Feb. 2017 Advocate: Know Your Union
KNOW YOUR UNION, KNOW YOUR CONTRACT
Union & Contract 101: A Primer or Refresher
by Monica Malamud, AFT 1493 President
Whether you are a recently-hired faculty member, a veteran in our district, or somewhere in between, here’s a “introductory primer”, or a “quick refresher” (whatever the case may be for you) to our union and our contract.
What is AFT 1493?
AFT Local 1493, our local union, is the exclusive and sole negotiation agent for all faculty in our District. This means that AFT 1493 represents each and every faculty member in the District. It also means that faculty cannot negotiate individually.
What are the union’s primary responsibilities?
A. Contract negotiations
B. Contract enforcement
The union represents all faculty, whether they are union members or not, in contract negotiations and when issues arise regarding the enforcement of the contract. In addition to these primary responsibilities, the union is involved in other activities, both within our District and beyond.
There are laws… so why do we need a contract?
Although there are laws, both at the federal and state levels, governing many aspects of labor relations, not everything is covered in the law.
Often, locally negotiated items in a contract serve as catalysts for new legislation. Once legislation is in place, many workers will benefit from it without the need to include it in each contract. For this reason, our local, along with our state organization (California Federation of Teachers) and our national union, also engages in activities that promote the passage of legislation.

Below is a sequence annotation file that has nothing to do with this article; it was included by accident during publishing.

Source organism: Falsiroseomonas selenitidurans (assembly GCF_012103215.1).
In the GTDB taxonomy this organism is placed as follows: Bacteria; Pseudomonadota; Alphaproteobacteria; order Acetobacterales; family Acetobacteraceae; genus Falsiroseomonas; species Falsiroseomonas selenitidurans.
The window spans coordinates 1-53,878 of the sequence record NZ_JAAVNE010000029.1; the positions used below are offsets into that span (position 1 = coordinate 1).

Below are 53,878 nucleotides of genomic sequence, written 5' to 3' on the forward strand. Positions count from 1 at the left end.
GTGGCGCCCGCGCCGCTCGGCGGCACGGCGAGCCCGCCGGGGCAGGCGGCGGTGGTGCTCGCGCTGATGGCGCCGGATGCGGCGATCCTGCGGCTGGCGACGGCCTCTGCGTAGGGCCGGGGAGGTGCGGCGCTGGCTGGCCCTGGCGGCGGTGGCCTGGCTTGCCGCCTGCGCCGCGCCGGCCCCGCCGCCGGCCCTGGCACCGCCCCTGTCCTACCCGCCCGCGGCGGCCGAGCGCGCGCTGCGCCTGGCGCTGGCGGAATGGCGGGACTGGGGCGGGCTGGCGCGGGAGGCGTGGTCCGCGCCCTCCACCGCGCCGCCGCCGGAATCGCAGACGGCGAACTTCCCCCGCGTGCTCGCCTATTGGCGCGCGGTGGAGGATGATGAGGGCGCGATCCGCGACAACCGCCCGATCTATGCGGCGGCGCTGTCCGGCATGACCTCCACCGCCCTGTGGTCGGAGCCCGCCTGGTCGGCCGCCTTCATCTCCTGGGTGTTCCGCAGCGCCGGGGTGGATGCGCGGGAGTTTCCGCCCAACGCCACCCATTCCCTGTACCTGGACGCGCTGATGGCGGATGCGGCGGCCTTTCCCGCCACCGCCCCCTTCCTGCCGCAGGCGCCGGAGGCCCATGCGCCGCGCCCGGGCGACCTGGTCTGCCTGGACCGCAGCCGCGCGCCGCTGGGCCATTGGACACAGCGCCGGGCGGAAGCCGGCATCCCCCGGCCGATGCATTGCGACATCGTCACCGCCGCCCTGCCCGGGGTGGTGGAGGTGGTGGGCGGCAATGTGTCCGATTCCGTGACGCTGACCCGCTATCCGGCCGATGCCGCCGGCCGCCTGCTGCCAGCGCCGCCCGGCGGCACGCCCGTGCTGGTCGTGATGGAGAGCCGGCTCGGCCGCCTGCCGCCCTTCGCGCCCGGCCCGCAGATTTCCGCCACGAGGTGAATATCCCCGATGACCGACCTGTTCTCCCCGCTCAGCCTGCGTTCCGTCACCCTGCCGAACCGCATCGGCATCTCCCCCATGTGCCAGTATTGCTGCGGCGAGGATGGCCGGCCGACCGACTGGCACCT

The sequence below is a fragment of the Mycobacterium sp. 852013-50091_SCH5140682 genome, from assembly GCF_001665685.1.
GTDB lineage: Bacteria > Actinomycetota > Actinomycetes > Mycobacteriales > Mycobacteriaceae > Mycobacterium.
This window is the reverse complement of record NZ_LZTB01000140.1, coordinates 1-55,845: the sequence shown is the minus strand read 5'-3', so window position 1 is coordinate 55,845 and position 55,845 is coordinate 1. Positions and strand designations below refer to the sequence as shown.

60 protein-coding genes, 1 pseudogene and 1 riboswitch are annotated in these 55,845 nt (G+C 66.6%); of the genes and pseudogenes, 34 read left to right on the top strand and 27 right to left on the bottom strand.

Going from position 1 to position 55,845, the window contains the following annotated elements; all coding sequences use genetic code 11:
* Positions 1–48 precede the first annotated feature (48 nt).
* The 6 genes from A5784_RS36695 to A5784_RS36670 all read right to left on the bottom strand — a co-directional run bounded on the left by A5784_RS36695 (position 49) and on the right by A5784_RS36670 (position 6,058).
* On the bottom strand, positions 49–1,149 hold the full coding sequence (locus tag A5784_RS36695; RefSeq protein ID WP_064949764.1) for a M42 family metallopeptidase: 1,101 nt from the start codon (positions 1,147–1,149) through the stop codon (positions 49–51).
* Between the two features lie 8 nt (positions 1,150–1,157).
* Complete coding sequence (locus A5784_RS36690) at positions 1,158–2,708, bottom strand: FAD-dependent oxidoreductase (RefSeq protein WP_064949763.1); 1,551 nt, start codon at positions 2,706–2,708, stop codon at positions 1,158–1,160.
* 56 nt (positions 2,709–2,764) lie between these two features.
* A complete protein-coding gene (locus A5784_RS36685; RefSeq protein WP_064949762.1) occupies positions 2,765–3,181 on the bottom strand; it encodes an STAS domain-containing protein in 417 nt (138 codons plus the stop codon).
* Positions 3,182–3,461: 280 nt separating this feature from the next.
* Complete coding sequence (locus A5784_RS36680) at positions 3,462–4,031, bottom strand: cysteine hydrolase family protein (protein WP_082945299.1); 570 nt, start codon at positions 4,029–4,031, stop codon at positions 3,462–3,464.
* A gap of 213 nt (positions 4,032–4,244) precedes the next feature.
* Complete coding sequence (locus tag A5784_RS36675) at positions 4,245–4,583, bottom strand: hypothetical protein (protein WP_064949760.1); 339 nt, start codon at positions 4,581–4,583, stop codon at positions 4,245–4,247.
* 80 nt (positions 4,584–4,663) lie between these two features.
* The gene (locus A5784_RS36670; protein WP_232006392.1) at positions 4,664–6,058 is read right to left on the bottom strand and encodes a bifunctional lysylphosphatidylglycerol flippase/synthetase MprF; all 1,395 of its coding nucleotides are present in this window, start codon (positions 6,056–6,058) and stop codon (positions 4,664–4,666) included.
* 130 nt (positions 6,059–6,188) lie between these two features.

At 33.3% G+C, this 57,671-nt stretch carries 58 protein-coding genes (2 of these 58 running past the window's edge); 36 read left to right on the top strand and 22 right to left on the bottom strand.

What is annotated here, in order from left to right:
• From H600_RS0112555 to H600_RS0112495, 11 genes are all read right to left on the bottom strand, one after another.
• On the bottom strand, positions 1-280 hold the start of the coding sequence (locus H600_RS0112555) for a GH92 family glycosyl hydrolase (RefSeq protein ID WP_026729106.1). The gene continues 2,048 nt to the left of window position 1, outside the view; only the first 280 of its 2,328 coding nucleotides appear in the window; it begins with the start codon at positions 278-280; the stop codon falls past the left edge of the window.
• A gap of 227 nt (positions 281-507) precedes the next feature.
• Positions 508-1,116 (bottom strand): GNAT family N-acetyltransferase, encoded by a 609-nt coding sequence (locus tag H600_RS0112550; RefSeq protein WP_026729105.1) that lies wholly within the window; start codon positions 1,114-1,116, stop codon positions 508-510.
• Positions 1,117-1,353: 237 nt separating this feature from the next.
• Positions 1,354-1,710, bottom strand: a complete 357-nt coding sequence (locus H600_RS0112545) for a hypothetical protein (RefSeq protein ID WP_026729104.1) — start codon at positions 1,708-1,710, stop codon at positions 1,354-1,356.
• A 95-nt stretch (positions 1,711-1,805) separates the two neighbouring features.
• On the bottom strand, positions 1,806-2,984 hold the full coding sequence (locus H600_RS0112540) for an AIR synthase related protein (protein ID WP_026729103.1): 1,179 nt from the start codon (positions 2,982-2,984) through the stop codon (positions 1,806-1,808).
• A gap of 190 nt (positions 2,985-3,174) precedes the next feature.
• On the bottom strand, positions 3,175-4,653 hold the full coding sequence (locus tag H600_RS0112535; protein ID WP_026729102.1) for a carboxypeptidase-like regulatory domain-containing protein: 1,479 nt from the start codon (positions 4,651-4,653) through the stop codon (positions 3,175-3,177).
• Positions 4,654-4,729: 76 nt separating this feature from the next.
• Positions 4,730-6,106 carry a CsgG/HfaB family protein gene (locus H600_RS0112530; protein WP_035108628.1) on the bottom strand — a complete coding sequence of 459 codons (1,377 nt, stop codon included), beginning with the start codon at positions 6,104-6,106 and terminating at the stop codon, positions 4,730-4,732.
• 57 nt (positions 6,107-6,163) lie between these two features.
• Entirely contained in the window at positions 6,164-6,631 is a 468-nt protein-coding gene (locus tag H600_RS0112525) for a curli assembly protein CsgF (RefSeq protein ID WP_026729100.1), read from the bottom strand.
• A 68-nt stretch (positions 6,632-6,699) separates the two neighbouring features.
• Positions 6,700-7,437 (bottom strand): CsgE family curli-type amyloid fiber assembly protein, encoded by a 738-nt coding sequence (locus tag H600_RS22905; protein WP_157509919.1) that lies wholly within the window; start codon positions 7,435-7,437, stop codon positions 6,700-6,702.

What is the contract?
The contract, also called our collective bargaining agreement (CBA), is an agreement between two parties, in our case, the Board of Trustees and AFT 1493, our faculty union. The contract contains provisions about wages, hours, and other terms and conditions of employment.
What are contract negotiations?
During contract negotiations, both parties, through their representatives (negotiating teams), make proposals and discuss them in a collaborative process that eventually results in a tentative agreement.
Who can make changes to the contract?
Changes to the contract cannot be made unilaterally, both parties must agree.
When can you negotiate changes to the contract?
Contracts are effective for a mutually agreed period of time, and modifications can be made only during contract negotiations.
What can you negotiate on?
Before starting contract negotiations, both parties make their initial proposals. Only items included in the initial proposals can be negotiated during each round of negotiations.
Am I a union member?
The vast majority of faculty in our district are union members. Whether you are a union member or not, there is a deduction for “AFT – Union Dues / Agency Fees” in every pay period. Call a union rep (see listing on page 2) if you need to verify your membership status.
Members have many benefits: education scholarships for members and their dependents, $1,000,000 occupational liability insurance coverage for work-related lawsuits, and a host of discounts on insurance, financial and legal services, as well as shopping, travel and entertainment.
If you’d like to see a Union 102 article in a future Advocate, please let us know. Are there specific topics you’d like us to cover? What did you always want to know about the AFT, but were afraid to ask?